(Bloomberg)—The activist investors in Bed Bath & Beyond Inc. say the retailer could unlock about $1.9 billion of value if it were to hire a new chief executive officer, improve inventory and explore selling non-core assets.
Legion Partners Asset Management, Macellum Capital Management and Ancora Advisors proposed those changes and others on Friday in a 168-page report with their diagnosis of Bed Bath & Beyond’s problems -- from stagnant sales to “excessive” pay of the CEO -- along with their solutions for fixing them. These include a 100-day plan to improve retail performance and replacing chief Steve Temares, who they argue has overseen an underperformance relative to peers since he was appointed in 2003.
“Under the current CEO, the company’s operational performance is deteriorating at an accelerating pace and he must be removed immediately and replaced with a highly qualified and capable leader,” the group said.
In response to the growing pressure from the investors, the company named an independent chairman and replaced five directors this week. It also said it would form a committee to review its transformation strategy and structure. The company has previously said it invited the activists to participate in a board refreshment program, which they turned down.
Those moves were “too little, too late,” the activists said Friday.
The investors want Bed Bath & Beyond to explore selling Cost Plus World Market, Christmas Tree Shops, PersonalizationMall and potentially Buy Buy Baby as well. A sale of non-core assets could generate about $1.4 billion, they said.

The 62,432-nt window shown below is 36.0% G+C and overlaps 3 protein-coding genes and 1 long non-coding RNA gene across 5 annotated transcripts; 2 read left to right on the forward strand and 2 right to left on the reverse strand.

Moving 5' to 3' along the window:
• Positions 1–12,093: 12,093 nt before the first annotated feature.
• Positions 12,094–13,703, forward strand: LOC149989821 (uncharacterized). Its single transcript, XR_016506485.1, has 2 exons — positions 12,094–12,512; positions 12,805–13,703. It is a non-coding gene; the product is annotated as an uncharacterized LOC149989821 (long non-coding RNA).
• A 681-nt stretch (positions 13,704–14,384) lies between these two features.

Bed Bath & Beyond wasn’t immediately available for comment shortly after the release of the activists’ report.
‘Archaic’ and ‘Bloated’
The trio of investors also want the company to address what they call an “archaic” supply chain, “bloated” cost structure, and executive compensation they said is excessive.
Bed Bath & Beyond needs to revamp its product assortment to follow consumer trends and improve online sales and marketing, among other measures, the investors said. The company didn’t even mention “Amazon” on a conference call until December 2016, they argue, highlighting how reticent management has been to embracing change in the retail sector.
If the Union, New Jersey-based retailer were to follow its recommendations, the company would achieve more than $5 per share in annual earnings, up from $3.12 a share in 2018. It could also generate more than $600 million in annual free cash flow in the next three to five years.
Bed Bath & Beyond’s shares fell as much as 2.3 percent to $16.44 at 9:33 a.m. on Friday, giving the company a market value of almost $2.2 billion.
The group, which launched a proxy fight at Bed Bath & Beyond in March, reiterated its call for shareholders to support their slate of nominees for the board.
To contact the reporter on this story: Scott Deveau in New York at [email protected] To contact the editors responsible for this story: Elizabeth Fournier at [email protected] Jonathan Roeder, Anne Riley Moffat
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